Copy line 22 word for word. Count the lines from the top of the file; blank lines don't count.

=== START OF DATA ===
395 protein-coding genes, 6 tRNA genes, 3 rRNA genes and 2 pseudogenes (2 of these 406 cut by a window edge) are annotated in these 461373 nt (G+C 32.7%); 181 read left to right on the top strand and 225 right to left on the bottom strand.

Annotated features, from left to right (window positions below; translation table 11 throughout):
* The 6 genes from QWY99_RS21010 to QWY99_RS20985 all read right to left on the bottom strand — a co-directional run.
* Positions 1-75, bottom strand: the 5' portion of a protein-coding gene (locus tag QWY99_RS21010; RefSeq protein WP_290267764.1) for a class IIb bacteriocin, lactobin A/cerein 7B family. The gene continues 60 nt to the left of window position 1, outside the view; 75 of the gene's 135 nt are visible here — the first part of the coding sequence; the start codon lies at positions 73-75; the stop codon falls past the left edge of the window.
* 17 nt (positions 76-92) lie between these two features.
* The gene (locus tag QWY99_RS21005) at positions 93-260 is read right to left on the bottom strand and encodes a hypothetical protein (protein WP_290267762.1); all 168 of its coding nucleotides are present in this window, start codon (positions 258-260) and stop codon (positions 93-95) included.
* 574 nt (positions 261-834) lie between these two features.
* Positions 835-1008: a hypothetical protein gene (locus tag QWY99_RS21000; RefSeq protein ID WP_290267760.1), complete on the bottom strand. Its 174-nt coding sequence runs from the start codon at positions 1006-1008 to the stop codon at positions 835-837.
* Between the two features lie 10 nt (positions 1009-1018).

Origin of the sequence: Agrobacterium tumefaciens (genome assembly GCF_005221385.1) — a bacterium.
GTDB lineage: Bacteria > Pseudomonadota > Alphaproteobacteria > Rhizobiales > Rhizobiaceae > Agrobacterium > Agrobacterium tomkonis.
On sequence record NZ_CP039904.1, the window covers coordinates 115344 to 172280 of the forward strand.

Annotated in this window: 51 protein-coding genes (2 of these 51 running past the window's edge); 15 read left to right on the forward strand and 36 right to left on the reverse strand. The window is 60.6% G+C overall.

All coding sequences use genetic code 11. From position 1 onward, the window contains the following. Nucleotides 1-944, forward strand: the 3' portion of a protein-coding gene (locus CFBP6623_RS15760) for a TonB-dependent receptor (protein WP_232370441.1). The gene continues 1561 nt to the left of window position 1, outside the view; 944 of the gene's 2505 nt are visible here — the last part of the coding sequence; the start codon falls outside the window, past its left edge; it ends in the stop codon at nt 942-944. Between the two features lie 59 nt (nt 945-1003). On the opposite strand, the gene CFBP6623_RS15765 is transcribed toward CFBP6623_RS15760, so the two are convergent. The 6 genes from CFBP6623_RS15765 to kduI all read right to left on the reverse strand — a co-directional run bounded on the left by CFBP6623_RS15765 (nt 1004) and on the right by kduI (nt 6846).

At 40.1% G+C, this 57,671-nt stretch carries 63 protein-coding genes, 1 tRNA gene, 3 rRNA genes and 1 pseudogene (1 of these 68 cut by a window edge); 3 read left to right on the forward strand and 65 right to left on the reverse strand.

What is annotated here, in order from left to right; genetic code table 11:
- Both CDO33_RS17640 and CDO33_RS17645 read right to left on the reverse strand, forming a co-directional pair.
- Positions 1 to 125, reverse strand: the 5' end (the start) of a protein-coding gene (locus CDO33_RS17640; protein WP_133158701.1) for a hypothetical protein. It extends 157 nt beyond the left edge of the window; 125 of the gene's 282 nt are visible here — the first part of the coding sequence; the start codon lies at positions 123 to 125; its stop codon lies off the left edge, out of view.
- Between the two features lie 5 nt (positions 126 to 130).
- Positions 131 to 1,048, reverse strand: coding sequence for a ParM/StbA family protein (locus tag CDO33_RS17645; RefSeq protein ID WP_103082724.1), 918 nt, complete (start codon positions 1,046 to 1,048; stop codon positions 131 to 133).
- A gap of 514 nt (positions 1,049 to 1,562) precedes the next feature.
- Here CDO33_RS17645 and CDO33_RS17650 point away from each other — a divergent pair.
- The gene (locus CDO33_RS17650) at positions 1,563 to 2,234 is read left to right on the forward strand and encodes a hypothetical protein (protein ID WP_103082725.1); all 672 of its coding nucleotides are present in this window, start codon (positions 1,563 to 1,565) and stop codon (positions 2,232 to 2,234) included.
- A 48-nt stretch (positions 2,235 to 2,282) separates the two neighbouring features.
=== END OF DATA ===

- Here CDO33_RS17645 and CDO33_RS17650 point away from each other — a divergent pair.